Southern California-based SolarMax Technology has turned its attention to China, and now claims to be the largest American-based private company developing PV projects in what has grown to become the world’s biggest solar market.
Having formed wholly-owned subsidiary, SolarMax China in 2015, by acquiring five formerly independent Chinese-based firms, it installed 150 MW of utility-scale PV in the province of Guizhou in 2017. This year, it is planning another 50 MW in Guizhou, in addition to 50 MW in the Ningxia region.
While utility-scale solar is a key focus for the company, Hsu, who emigrated from China to the U.S. in 1983, tells pv magazine it is the residential sector that holds most promise going forward. Below, he discusses SolarMax’s Chinese strategy.
pv magazine: What is it like as a foreign company operating in such a notoriously difficult market?
David Hsu: I emigrated from China in 1983, so I still have resources and connections there; I speak their language and I know their culture. Plus, I think after 30 years, China’s market, culture and way of doing business is getting a lot better. As a matter of fact, a lot of people would rather deal with a company like SolarMax from the U.S., as they believe we are a lot more honest, that we have all the knowledge. It also has a lot to do with our strategy and how we work with the local people.
What strategy are you pursuing in China?
We have a company [SolarMax China] that develops all our projects in China. At the same time, we’re not trying to compete with other companies in China – we’re trying to work and cooperate with them. So as far as project development is concerned, we have a lot of partnerships with both public and state-owned companies over there.
At the same time, we use our product and design knowledge to our advantage. And we also brought O&M [operation and maintenance] ideas. The last 10 years, the Chinese have built a lot of solar farms, but those farms have a lack of maintenance, so the production suffers. Investors complain about production, so we, as a U.S. company, go there and tell them that it’s not just about building a solar farm, you also have to maintain it. We brought the idea of production guarantees from the U.S. to China. It’s a new idea and large companies have embraced it.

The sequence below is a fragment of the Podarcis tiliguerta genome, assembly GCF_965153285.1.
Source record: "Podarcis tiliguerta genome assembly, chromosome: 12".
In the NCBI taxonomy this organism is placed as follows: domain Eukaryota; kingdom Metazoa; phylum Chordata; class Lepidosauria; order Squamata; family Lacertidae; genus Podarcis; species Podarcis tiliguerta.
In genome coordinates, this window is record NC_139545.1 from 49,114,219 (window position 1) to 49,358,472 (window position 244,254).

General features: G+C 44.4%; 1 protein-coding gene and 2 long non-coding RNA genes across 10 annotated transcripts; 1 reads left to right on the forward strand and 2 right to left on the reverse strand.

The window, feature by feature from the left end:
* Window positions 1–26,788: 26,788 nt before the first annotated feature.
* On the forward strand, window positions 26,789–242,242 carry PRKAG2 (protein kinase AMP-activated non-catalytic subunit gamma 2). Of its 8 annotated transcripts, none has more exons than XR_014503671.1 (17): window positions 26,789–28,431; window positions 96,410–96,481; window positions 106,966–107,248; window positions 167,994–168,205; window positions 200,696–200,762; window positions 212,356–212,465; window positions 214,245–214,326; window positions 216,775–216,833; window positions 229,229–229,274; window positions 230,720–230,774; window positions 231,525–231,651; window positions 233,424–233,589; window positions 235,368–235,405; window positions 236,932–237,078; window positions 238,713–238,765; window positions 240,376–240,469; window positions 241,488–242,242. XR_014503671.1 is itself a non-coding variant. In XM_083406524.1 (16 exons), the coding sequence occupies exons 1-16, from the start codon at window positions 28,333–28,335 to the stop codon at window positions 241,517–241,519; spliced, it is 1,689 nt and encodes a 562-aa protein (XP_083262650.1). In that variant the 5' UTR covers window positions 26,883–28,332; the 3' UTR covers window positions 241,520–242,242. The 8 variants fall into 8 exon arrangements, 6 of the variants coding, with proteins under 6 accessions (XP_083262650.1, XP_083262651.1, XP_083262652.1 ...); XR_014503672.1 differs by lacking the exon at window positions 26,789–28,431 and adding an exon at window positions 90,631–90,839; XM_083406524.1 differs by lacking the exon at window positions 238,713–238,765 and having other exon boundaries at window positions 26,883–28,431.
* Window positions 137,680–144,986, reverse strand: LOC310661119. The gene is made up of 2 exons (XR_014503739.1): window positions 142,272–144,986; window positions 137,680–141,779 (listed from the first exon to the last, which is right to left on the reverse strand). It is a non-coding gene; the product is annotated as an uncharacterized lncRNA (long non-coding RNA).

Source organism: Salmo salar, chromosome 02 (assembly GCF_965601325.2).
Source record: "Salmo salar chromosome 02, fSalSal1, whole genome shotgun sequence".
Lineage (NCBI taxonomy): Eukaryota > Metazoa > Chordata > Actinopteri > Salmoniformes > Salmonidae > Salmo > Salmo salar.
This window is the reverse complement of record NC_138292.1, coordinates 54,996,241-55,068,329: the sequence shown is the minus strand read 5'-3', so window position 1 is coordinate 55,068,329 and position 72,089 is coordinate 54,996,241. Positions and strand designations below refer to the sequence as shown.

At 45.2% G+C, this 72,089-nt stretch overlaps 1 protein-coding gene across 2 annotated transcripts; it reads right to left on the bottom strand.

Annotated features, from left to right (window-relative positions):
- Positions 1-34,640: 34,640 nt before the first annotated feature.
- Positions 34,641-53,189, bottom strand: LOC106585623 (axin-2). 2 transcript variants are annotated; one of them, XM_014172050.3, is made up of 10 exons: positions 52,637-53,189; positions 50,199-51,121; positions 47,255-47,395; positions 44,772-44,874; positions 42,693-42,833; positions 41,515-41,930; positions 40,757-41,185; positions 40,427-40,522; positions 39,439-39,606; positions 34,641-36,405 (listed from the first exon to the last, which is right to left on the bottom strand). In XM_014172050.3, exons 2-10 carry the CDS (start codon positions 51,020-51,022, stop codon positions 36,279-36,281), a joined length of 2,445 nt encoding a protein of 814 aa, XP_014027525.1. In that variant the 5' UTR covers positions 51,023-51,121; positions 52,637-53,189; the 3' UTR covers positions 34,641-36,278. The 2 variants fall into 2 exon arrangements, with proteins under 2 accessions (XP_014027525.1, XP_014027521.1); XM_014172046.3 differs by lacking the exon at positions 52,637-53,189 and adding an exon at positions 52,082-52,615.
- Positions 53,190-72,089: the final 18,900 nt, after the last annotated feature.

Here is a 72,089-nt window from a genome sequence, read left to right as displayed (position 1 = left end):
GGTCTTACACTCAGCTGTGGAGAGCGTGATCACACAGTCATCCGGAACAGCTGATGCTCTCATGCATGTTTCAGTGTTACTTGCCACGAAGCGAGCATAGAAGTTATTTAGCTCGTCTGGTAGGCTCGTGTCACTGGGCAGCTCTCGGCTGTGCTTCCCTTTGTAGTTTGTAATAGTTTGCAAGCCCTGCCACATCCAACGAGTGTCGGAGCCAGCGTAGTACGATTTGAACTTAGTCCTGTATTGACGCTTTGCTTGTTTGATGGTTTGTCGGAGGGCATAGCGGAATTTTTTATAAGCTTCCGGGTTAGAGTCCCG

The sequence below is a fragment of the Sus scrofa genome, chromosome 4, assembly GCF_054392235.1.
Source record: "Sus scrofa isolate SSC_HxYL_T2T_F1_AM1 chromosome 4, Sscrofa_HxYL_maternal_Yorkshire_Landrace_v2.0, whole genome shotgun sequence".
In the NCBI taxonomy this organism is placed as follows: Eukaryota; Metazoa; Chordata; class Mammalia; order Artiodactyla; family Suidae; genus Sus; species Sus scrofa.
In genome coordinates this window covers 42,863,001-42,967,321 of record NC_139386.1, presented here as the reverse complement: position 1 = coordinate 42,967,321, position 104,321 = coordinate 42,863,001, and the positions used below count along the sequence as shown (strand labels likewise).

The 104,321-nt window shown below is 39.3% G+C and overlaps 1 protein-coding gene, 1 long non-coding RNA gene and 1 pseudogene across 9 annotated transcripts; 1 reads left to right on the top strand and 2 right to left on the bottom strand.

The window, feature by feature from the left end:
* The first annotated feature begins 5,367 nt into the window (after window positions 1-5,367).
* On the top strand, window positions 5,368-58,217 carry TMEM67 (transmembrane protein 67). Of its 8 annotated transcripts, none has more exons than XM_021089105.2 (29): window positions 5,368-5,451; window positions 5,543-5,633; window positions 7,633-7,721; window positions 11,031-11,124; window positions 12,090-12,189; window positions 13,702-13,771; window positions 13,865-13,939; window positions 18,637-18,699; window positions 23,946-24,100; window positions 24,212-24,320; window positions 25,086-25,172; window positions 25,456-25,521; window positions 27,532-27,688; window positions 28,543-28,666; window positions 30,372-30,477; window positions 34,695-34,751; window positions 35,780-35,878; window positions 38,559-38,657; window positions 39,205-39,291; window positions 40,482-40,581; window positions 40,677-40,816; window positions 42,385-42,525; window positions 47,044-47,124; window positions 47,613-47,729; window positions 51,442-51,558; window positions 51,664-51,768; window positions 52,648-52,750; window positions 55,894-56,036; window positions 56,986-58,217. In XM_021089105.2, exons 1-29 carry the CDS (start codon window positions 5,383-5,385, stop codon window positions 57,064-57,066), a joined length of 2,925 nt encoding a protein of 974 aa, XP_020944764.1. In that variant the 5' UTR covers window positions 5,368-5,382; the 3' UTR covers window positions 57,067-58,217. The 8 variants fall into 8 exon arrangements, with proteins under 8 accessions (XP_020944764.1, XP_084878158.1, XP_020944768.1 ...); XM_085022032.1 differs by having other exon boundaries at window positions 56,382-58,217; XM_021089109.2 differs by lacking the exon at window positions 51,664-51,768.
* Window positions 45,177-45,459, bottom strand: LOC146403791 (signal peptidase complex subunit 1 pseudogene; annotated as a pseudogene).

A lack of O&M is an issue in China?
A lack of O&M sophistication and support over the last 10 years remains an issue. There are a lot of public companies whose stock is going down and that has a lot to do with the fact the performance of the solar farm is not really there. 24-hour monitoring on these large-scale projects is very important. Of course, at the same time, design factors are key – if you design a system right, the production is going to be better.
The bottom line is that all the issues have to be handled, and costs controlled. Typically, we work with the local people, because they have two advantages: (i) they know the territory; and (ii) their labor is a lot lower than in the big cities. So, we hire local people and train them. At the same time, we subcontract them to clean the solar panels, typically every three or six months.
What are the opportunities and challenges to operating in China versus the U.S., for instance?
It’s a completely different culture. We do a lot of commercial and residential installations in California – it seems, as far as volumes are concerned, that the U.S. volume is relatively lower; however, at the same time there’s a lot more small, independent contracts in the U.S. than in China.
In China, the majority of projects are big and they require a lot more labor. At the same time, as far as policy is concerned, there is much more consistency. It’s kind of strange when you stop to think about it. The Chinese government has had a renewable energy policy for a long time – around 20 years. In the U.S., every time we change president, we have to worry about a new policy. So as far as the development of the U.S. renewable energy market goes, I do have some concerns. As investors, we have to make sure that when we invest the money, we get it back.
What are your specific concerns about the U.S. market?
They just passed the Section 201 tariffs, and now everyone is worried about 2020. The ITC [Investment Tax Credit] is going to raise some issues. Right now, we’re working on commercial projects – we see that the depreciation used to be 30%, and now it’s going to go down to 25%. All the numbers now need to be recalculated. Panel prices have also gone up.
Has SolarMax been affected by the tariffs?